The machiya of Kyoto are traditional townhouses dating from the Edo period (1603–1867). Born out of the city’s growing merchant class, they functioned as both residences and workspaces. Deep and narrow, with a shop in the front and a variety of living spaces in the rear, they once lined Kyoto’s streets. Incorporating interior gardens and inviting light and air, the machiya fostered a culture that integrated urban living and commerce. Kyoto, the capital of ancient Japan for over a millennium, was fortunate to weather the storm of World War II with relatively little damage. Unlike many cities along Japan’s southern coast, the historic layout of streets and neighborhoods in Kyoto survived intact, as did many of its wooden buildings. Nevertheless, as development in the city has intensified and has separated commercial and residential uses, the machiya are disappearing.
How We Helped
Recently, groups of concerned citizens have called for efforts to protect the machiya and to create incentives for their preservation. WMF included the Kyoto machiya in the 2010 Watch to focus attention on local efforts. Following the 2010 Watch announcement, WMF partnered with the Kyomachiya Revitalization Study Group and the Kyoto Center for Community Collaboration for the restoration of a model machiya. The building is owned by the Kamanza neighborhood association, in the central area of Kyoto, and is a representative example of most surviving, individually owned machiya. The project demonstrated to private owners that even heavily altered houses can be restored to their traditional form. The building now houses a resource center for machiya owners. The restoration project was followed by a series of public events, designed to share the lessons learned from the project and to strengthen the network of stewards of machiya in Kyoto and in Tokyo, where some surviving machiya can also be found. WMF is now working to encourage long-term policy changes to alleviate threats to these buildings and promote their sustainable stewardship. The second phase of the machiya revitalization project finished in spring 2012 with the restoration of another machiya, Furaibou, which was converted into a museum.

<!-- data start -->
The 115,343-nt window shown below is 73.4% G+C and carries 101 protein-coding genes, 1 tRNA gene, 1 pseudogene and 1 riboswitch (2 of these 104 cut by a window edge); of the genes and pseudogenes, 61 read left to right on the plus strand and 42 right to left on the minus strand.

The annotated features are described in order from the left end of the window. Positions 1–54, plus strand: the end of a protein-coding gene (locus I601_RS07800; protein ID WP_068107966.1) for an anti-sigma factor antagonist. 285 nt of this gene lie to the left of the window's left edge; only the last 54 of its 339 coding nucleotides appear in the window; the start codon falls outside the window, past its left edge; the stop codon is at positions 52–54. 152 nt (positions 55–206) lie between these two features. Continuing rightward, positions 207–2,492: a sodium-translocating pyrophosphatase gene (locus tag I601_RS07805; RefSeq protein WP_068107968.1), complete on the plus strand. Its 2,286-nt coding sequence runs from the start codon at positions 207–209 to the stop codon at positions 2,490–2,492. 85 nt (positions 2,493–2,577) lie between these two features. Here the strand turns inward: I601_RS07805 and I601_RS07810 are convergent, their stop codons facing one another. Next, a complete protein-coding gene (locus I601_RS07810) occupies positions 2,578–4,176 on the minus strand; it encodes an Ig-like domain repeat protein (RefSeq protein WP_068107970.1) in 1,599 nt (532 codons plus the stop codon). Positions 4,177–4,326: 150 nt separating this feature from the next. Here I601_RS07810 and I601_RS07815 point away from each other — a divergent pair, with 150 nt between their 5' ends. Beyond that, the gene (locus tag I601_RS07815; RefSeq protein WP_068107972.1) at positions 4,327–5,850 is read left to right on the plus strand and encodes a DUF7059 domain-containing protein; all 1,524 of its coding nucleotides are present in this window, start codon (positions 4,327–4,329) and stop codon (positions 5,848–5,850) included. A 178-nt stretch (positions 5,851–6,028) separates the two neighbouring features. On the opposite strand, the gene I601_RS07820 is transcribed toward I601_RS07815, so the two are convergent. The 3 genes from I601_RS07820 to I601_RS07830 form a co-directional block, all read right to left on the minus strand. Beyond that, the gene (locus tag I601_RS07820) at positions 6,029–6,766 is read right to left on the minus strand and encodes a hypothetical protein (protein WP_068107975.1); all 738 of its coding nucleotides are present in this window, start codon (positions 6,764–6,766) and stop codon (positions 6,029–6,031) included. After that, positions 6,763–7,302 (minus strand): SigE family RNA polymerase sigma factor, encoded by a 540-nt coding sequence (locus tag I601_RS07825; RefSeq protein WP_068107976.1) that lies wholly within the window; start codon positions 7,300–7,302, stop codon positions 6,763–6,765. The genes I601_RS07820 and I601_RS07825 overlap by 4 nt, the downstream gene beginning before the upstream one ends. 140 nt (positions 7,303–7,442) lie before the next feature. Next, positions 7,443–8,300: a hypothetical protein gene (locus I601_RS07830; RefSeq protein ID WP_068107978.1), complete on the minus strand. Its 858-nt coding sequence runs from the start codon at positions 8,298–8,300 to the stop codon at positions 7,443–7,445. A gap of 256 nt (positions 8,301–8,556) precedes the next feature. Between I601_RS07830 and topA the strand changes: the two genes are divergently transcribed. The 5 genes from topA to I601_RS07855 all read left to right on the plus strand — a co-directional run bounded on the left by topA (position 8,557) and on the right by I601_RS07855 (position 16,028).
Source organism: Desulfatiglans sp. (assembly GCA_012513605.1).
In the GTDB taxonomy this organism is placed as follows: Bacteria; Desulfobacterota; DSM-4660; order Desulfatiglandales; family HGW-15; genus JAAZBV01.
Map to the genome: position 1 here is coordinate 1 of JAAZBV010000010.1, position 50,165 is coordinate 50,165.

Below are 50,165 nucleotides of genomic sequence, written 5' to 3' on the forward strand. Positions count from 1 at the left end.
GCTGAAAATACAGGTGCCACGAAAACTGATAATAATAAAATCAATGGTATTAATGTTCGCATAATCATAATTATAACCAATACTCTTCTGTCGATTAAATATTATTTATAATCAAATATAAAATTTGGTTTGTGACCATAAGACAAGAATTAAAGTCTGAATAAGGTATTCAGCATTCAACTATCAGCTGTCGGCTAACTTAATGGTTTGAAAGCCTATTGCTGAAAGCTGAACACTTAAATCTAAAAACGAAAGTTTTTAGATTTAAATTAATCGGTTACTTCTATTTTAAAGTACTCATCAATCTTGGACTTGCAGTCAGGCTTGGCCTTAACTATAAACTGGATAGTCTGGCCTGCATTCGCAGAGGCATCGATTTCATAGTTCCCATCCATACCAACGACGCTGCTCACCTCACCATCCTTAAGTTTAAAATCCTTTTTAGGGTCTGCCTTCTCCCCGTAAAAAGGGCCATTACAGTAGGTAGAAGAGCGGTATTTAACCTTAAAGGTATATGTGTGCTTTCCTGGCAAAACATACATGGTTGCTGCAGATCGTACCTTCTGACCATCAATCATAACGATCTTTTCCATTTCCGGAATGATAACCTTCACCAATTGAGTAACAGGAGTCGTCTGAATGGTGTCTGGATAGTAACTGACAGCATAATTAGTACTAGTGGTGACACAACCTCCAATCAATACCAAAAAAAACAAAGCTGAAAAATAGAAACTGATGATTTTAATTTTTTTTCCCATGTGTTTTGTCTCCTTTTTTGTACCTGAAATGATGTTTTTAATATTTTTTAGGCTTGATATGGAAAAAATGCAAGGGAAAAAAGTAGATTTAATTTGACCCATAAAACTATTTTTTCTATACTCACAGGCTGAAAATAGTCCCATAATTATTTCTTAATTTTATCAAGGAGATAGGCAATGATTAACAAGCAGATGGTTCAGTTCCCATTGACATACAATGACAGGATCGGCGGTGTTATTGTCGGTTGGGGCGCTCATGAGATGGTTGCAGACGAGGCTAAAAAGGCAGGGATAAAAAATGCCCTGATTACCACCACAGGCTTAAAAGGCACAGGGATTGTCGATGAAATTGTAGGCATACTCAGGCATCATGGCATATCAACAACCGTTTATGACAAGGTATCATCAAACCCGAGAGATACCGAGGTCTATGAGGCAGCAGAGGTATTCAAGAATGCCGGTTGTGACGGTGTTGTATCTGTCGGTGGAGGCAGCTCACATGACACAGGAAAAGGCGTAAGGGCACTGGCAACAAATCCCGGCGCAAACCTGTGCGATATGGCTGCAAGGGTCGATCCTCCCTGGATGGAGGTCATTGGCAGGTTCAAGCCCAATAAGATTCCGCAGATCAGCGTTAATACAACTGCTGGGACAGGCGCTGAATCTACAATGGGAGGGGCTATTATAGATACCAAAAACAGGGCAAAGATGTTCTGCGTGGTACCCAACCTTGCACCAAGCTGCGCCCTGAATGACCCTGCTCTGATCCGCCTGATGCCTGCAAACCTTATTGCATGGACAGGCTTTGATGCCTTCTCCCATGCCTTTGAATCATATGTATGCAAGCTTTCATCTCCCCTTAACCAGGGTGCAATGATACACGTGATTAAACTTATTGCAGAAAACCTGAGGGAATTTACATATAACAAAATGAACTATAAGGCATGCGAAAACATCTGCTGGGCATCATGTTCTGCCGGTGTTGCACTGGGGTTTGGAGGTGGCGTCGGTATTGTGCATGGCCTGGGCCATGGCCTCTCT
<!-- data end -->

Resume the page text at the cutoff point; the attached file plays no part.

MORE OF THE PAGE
Why It Matters
Thoughtful restoration and upgraded amenities can breathe new life into this historic building type, which has suffered from alterations and demolition. With construction of new machiya prohibited since the end of World War II, restoration of historic machiya is the only way for Japanese carpenters and craftsmen to maintain a link with a rich building tradition.